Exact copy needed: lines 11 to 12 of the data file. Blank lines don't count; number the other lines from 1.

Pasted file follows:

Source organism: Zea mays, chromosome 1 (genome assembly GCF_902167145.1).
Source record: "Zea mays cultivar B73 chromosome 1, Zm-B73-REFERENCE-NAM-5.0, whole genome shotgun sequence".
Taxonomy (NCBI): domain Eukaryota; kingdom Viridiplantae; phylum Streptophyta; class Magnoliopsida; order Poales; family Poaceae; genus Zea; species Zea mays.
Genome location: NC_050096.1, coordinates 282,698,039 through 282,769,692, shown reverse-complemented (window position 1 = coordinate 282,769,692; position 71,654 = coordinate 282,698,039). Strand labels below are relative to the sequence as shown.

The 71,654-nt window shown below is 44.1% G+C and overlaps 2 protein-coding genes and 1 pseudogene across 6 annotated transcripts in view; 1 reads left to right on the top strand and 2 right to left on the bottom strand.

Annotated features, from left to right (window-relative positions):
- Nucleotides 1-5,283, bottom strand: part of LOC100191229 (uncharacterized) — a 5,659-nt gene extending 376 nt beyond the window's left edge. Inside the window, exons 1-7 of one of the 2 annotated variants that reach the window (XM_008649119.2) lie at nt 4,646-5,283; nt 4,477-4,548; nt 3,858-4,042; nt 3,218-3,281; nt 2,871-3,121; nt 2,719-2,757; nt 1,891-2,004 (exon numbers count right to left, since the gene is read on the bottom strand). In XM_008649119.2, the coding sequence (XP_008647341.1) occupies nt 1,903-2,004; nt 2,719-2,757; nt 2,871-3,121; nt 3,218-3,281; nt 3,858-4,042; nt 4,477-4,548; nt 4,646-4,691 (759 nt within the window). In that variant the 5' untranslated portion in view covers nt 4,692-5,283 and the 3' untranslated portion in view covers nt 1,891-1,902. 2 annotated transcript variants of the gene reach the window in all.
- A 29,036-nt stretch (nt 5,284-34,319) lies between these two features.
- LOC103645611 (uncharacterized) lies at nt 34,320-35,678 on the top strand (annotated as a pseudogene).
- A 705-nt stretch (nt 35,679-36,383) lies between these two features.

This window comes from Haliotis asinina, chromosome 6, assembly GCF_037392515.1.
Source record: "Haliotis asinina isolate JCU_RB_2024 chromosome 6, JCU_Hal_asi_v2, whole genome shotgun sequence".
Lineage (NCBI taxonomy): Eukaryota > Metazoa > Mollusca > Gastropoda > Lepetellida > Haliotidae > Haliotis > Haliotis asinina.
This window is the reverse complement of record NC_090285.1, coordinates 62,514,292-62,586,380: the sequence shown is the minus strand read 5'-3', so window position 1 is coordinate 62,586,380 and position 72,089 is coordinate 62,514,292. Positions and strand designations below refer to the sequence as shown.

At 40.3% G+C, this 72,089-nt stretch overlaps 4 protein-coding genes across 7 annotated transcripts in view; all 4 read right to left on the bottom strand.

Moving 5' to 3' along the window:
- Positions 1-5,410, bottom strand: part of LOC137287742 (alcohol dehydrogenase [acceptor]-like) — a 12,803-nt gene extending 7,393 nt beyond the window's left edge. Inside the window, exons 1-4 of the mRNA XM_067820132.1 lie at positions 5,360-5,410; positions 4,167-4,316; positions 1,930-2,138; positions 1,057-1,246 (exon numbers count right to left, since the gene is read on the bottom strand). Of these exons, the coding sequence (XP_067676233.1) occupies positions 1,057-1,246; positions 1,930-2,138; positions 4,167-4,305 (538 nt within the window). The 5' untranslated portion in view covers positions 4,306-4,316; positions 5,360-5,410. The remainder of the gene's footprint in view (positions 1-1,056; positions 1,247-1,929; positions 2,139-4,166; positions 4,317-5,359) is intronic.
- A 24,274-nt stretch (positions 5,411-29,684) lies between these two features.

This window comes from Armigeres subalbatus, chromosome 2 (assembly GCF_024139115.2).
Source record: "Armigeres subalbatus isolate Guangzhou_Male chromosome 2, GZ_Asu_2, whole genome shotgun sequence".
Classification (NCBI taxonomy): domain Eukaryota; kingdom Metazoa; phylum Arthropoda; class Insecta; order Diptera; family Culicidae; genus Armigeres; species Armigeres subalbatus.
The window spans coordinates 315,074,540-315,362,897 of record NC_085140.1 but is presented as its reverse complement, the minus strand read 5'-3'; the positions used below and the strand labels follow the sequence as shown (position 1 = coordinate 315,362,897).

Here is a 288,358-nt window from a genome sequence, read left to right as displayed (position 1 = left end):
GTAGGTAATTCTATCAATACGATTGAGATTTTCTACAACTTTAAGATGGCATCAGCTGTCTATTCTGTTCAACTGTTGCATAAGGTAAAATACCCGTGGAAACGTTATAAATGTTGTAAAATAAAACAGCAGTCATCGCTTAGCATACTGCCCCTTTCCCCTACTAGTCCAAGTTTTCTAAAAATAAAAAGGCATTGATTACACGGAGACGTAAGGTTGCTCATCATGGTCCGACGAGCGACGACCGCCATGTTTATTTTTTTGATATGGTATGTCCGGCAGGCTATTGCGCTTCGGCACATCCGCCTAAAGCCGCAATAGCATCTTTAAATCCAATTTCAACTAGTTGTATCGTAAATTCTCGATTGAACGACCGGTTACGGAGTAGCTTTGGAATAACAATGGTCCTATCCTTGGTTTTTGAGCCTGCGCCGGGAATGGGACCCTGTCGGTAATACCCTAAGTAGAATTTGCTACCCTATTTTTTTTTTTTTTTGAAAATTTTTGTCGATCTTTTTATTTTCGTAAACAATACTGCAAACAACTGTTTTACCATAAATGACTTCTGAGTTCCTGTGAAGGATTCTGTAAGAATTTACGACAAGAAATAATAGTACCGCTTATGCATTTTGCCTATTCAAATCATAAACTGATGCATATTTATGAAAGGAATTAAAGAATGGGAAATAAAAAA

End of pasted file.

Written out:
This window comes from Haliotis asinina, chromosome 6, assembly GCF_037392515.1.
Source record: "Haliotis asinina isolate JCU_RB_2024 chromosome 6, JCU_Hal_asi_v2, whole genome shotgun sequence".